Title: Photoprotective and therapeutic effects of the flavonoid Luteolin in human keratinocytes
Other Titles: Fotoprotectieve en therapeutische effecten van het flavonoïde Luteolin in humane huidcellen
Authors: Verschooten, Lien; M0219930
Issue Date: 28-Feb-2012
Abstract: The skin is the physical barrier of our inner body with the external environment. As such, the skin faces daily exposure to a variety of environmental, chemical and microbial insults. Although the skin, with its layered structure and a variety of endogenous stress response mechanisms, is very well adapted to perform its protective function, accumulation of damage throughout life can trigger dermatological pathologies, such as skin cancer. Ultraviolet (UV)-radiation, part of sunlight, is the major risk factor for skin cancer, which is the most common cancer in Caucasianpopulation. Notwithstanding the availability of valuable photoprotective measures, the incidence of both non-melanoma and melanoma skin cancer is still rising and is reaching epidemic proportions, which raises the urge for new and better photoprotective strategies. Squamous cell carcinoma (SCC), the most severe non-melanoma skin cancer, has the ability to metastasize and can therefore become lethal. This cancer derived from epidermal keratinocytes occurs more frequent, and shows a more aggressive behavior especially in immune compromised transplant patients. Therefore,the development and investigation of novel therapeutic agents to improve or replace current used therapeutics is required. Flavonoids arebotanical compounds which have protective functions in plants and are abundantly present in the historically known ‘medicinal plants.Â’ Since flavonoids are demonstrated to exert pleotropic pharmacological functions in mammalian cells, they are widely proposed and investigated for the treatment of several diseases. Based on a few studies emphasizing the anti-inflammatory and anticarcinogenic effects of Luteolin or Luteolin-rich plant extracts, we hypothesized that this flavone molecule might be a potential photopreventive or photochemotherapeutic agent. In the first part of this thesis, we investigated the photoprotective potential of the flavonoid Luteolin in normal skin cells, and we demonstrated that treatment with Luteolin increased the resistance of normal human keratinocytes (NHK) against subsequent radiation with apoptotic doses of UVB. Luteolin inhibited UVB-induced ROS and interfered with the intrinsic apoptotic pathway resulting in a Luteolin dependent inhibition and delay of apoptotic cell death. While the repair of UVB-induced DNA lesions was not significantly increased by Luteolin, the enhanced survival of NHK after UVB was accompanied by the inhibition of cell proliferation and the induction of differentiation, reducing the risk of carcinogenic transformation. Furthermore, the UVB-induced release of pro-inflammatory mediatorsby NHKs, which is a prominent hallmark of sunburn and may create a tumor-promoting micro-environment, was diminished by Luteolin. Importantly, malignant keratinocytes derived from cutaneous SCC were not protected against UVB-induced apoptosis by Luteolin. Given that the differential response of normal and malignant keratinocytes on Luteolin treatment might entail possibilities for therapeutic application of Luteolin, we investigated possible cytotoxic effects of Luteolin in SCC cells in the second part of this thesis. Indeed, concentrations of Luteolin which werenot toxic for NHK, induced significant amount of caspase dependent apoptosis in several SCC cell lines. However, MET4 cells (derived from a lymph node metastasis) were less sensitive to Luteolin as compared to the isogenic MET1 cells (derived from a primary SCC). We discovered that MET4cells induced autophagy, a lysosomal pathway for protein/organelle degradation, as a survival mechanism in response to Luteolin treatment. Consequently, inhibition of autophagy using an inhibitor of lysosomal degradation reduced the resistance of MET4 cells to Luteolin. Furthermore, ourdata demonstrate that Luteolin inhibited AKT-signaling, an important pathway which modulates both apoptosis and autophagy which is frequently deregulated in SCC and also progressively upregulated in our SCC progression model. Altogether, our data contained in this thesis underscore the potential of the flavonoid Luteolin as part of new photoprotective strategies, in which flavonoids are added to conventional sunscreens or combined with DNA repair stimulating agents. Furthermore, we provided evidence that Luteolin triggers cell death specifically in malignant keratinocytes. Therefore, Luteolin might be suitable for therapeutic applications to treat cutaneous SCC. Nevertheless, further studies, especiallyin an in vivo setting, are required to further elucidate the differential response of normal and malignant keratinocytes after Luteolin treatment.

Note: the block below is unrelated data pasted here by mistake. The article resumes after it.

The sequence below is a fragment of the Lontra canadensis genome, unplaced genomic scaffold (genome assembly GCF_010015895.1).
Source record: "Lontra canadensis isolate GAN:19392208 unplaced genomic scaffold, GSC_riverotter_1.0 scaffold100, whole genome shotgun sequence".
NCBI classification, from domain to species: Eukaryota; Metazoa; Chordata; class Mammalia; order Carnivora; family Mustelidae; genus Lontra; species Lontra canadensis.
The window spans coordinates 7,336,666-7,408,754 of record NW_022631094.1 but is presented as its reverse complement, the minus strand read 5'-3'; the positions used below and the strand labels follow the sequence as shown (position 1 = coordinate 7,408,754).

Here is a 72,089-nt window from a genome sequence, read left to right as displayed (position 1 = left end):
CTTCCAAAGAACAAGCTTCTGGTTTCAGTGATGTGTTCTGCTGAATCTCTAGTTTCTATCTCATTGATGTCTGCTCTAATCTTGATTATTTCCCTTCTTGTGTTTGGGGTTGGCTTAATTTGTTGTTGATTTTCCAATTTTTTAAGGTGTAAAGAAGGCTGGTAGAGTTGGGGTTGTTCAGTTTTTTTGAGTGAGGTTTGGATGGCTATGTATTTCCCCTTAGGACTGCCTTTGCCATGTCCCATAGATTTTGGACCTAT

Publication status: published
KU Leuven publication type: TH
Appears in Collections:Laboratory of Dermatology
Laboratory of Cell Death Research & Therapy

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